1. THE FACTORS BEHIND REF RAGE.
In case you're new to basketball, I thought it would be helpful to go over the game's standard measurements and court dimensions.
2. WHAT IS REF RAGE?
Ref rage is fan dissatisfaction, criticism, anger, et al. directed toward a basketball game's officiating crew. It can be completely rational -- sometimes a referee will clearly miss an out-of-bounds call, for example -- but it's often highly biased.
Lest all this come off as a scold, I'm as guilty of this as anybody. From the comfort of a living room, I'll freely call a ref an asshole or tell him to fuck off before I take a moment to consider whether a call was the correct one. This interests me, because this is not who I am. So during this year's NCAA Basketball Tournament, I decided to qualify and quantify ref rage.
The Best of Bois
The Best of Bois
The SB Nation network features team-specific blogs for the majority of teams in this year's tourney. These teams usually post "open threads" for each game, in which fans discuss the action live as it unfolds. (It's a hell of a time.)
In the interests of providing a large sample size, I identified each blog that averaged at least 175 comments per open thread. (There were 23 such blogs.) I then re-read every open thread of every blog and searched for comments that included the word, "ref."
I documented every such comment I could find, and graded them according to a "ref rage" scoring system I improvised. I've laid it out below. All the following examples were taken from actual game threads.
NEGATIVE-5 POINTS: Self-reflection and/or remorse for prior criticisms.
Then again, maybe I shouldn't complain about the refs so much
Out of 39,914 comments searched, I believe I only counted three of these instances. It's an extremely difficult thing to ask of someone whose team is in the midst of a single-elimination struggle, in a sport as manic and referee-dependent as basketball.
NEGATIVE-2 POINTS: Compliment of officials and/or officiating.
Refs have really called a good game overall. We've just played bad.
A mature gesture, or perhaps just a means of signaling to others that you're an expert. That's what I do. I usually have no idea.
NEGATIVE-1 POINT: Absolution of officiating guilt.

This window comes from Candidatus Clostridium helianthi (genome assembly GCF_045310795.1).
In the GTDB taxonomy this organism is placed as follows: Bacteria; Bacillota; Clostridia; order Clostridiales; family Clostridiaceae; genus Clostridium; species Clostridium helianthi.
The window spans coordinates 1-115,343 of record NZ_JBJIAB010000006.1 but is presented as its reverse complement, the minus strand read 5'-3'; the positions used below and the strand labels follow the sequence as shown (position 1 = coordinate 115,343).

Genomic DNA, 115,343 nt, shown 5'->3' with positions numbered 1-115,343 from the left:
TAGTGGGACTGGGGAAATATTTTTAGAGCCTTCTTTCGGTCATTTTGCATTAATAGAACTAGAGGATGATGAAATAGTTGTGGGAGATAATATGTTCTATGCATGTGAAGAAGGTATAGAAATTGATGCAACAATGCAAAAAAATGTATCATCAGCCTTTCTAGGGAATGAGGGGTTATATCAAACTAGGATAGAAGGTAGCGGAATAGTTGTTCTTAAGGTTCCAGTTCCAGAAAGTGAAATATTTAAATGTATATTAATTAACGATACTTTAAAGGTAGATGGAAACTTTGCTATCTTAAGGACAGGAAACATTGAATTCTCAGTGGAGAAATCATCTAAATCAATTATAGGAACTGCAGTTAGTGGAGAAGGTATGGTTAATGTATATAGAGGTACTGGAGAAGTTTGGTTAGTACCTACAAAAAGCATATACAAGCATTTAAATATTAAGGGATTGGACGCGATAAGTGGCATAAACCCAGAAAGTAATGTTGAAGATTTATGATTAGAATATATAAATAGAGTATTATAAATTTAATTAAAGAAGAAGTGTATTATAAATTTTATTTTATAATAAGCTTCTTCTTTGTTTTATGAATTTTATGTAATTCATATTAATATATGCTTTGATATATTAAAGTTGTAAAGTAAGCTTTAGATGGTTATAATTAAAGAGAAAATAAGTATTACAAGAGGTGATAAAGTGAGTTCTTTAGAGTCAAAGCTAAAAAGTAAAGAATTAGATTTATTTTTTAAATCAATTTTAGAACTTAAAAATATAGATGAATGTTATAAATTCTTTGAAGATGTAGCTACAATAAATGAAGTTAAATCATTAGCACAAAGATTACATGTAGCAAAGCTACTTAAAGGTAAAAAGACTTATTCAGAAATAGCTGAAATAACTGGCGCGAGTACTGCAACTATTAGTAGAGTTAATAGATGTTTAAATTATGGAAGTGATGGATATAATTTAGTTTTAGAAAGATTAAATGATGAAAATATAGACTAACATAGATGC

The refs didn't help, but if we lose, there's no way you can blame this on the refs.
Not uncommon, and commonly tethered to, "you gotta make your free throws." I don't feel comfortable with telling players what they should and shouldn't do, and think that they should miss free throws if they feel it's best for them.
1 POINT: Baseline officiating complaint.
Refs truly are awful.
Just as every stone has a beautiful sculpture hidden inside of it, every critical comment has a batshit accusation or breathless fit of rage within, and it's the commenter's job to set it free. He or she can multiply the comment's Ref Rage score by meeting one, or more, or all of the following criteria:
+1 POINT: Language unfit for network television.
Fuck these refs!
+1 POINT: Multiple instances of such language in the same comment.
the fact the fucking ref didnt even think to go to the monitor is bullshit
+1 POINT: All caps.
GETTING REAL TIRED OF YOUR SHIT REFS
+1 POINT: Punctuational indulgence.
+1 POINT: Declaration of personal hatred.
it was a stupid call and the refs are stupid people and I hate them.
+1 POINT: "I never criticize referees, but ..."
I am not a blame the refs guy, but geez man, this has been atrocious.
There is a noble sect of sports fans among us who refuse to blame their team's failures on the officiating. You might catch them referring to one another as "fellows" or tipping their caps at one another as they enter a train car, but they prefer to remain in the shadows. But once in a dog's age, officiating is so dreadful that they have no choice but to step forward and speak the truth. If you hear from this person, you know the referees are truly terrible. (You will hear from this person in virtually every game.)
+1 POINT: Probably-joking accusation of corruption.
Dang a ref didn't get the last Paypal transfer apparently
DOUBLE POINTS: Accusation of bias.
Refs are just trying to make it a game.
Fans believe this all the time. This should not be confused with an accusation that there is actual corruption afoot. Rather, the refs are calling make-up fouls, or trying to keep the game exciting, or trying to go home early, or are influenced by a coach's protests. The funniest one is, "the refs are just trying to be the stars of this game," which I ran across a lot.
TRIPLE POINTS: Accusation of corruption.
Refs are on the take, convince me otherwise.
PENTUPLE POINTS: Accusation of corruption and/or conspiracy on an institutional scale.
NCAA referees screw the UCLA Bruins whenever possible.
Everyone who believes that the NCAA has allowed a team into the tournament only to precisely engineer their, and only their, demise, is absolutely right and must let others know what they have discovered.
PENTUPLE POINTS: Threats and/or wishing of harm upon a referee.
Hope the refs trip, fall down a flight of stairs, and break their hips later on tonight.
Thankfully, there were very few of these. I originally assessed an enormous 25x multiplier to this one, but didn't want a few ding-dongs to foul up the numbers entirely.